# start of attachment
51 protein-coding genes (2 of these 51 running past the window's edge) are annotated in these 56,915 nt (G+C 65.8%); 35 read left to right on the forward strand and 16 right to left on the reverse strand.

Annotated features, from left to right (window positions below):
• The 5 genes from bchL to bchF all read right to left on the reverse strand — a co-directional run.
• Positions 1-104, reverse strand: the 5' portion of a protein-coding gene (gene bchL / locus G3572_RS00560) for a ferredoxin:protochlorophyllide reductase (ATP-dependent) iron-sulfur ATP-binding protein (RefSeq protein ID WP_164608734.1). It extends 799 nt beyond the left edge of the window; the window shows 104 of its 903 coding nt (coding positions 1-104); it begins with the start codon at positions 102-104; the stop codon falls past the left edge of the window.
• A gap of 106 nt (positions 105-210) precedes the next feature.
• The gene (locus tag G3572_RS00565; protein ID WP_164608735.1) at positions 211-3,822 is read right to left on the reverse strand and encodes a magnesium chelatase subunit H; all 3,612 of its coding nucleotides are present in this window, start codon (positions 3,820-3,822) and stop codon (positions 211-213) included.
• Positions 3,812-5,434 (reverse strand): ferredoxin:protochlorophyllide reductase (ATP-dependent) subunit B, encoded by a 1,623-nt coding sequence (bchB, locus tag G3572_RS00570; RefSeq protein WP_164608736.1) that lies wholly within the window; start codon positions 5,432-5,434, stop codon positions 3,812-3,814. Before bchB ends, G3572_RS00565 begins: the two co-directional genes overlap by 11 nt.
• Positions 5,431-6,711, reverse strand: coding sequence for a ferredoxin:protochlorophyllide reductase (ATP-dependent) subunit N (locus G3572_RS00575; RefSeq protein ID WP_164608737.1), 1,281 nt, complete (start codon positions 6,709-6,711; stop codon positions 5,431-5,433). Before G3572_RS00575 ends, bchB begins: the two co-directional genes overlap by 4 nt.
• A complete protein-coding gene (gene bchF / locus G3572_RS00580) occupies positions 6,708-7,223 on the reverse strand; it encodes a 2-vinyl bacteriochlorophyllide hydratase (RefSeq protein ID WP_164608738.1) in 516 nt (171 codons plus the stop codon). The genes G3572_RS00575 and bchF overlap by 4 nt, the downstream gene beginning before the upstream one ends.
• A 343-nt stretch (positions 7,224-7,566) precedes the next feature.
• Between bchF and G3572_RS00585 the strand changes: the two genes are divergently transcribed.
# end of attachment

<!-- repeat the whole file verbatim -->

51 protein-coding genes (2 of these 51 running past the window's edge) are annotated in these 56,915 nt (G+C 65.8%); 35 read left to right on the forward strand and 16 right to left on the reverse strand.

Annotated features, from left to right (window positions below):
• The 5 genes from bchL to bchF all read right to left on the reverse strand — a co-directional run.
• Positions 1-104, reverse strand: the 5' portion of a protein-coding gene (gene bchL / locus G3572_RS00560) for a ferredoxin:protochlorophyllide reductase (ATP-dependent) iron-sulfur ATP-binding protein (RefSeq protein ID WP_164608734.1). It extends 799 nt beyond the left edge of the window; the window shows 104 of its 903 coding nt (coding positions 1-104); it begins with the start codon at positions 102-104; the stop codon falls past the left edge of the window.
• A gap of 106 nt (positions 105-210) precedes the next feature.
• The gene (locus tag G3572_RS00565; protein ID WP_164608735.1) at positions 211-3,822 is read right to left on the reverse strand and encodes a magnesium chelatase subunit H; all 3,612 of its coding nucleotides are present in this window, start codon (positions 3,820-3,822) and stop codon (positions 211-213) included.
• Positions 3,812-5,434 (reverse strand): ferredoxin:protochlorophyllide reductase (ATP-dependent) subunit B, encoded by a 1,623-nt coding sequence (bchB, locus tag G3572_RS00570; RefSeq protein WP_164608736.1) that lies wholly within the window; start codon positions 5,432-5,434, stop codon positions 3,812-3,814. Before bchB ends, G3572_RS00565 begins: the two co-directional genes overlap by 11 nt.
• Positions 5,431-6,711, reverse strand: coding sequence for a ferredoxin:protochlorophyllide reductase (ATP-dependent) subunit N (locus G3572_RS00575; RefSeq protein ID WP_164608737.1), 1,281 nt, complete (start codon positions 6,709-6,711; stop codon positions 5,431-5,433). Before G3572_RS00575 ends, bchB begins: the two co-directional genes overlap by 4 nt.
• A complete protein-coding gene (gene bchF / locus G3572_RS00580) occupies positions 6,708-7,223 on the reverse strand; it encodes a 2-vinyl bacteriochlorophyllide hydratase (RefSeq protein ID WP_164608738.1) in 516 nt (171 codons plus the stop codon). The genes G3572_RS00575 and bchF overlap by 4 nt, the downstream gene beginning before the upstream one ends.
• A 343-nt stretch (positions 7,224-7,566) precedes the next feature.
• Between bchF and G3572_RS00585 the strand changes: the two genes are divergently transcribed.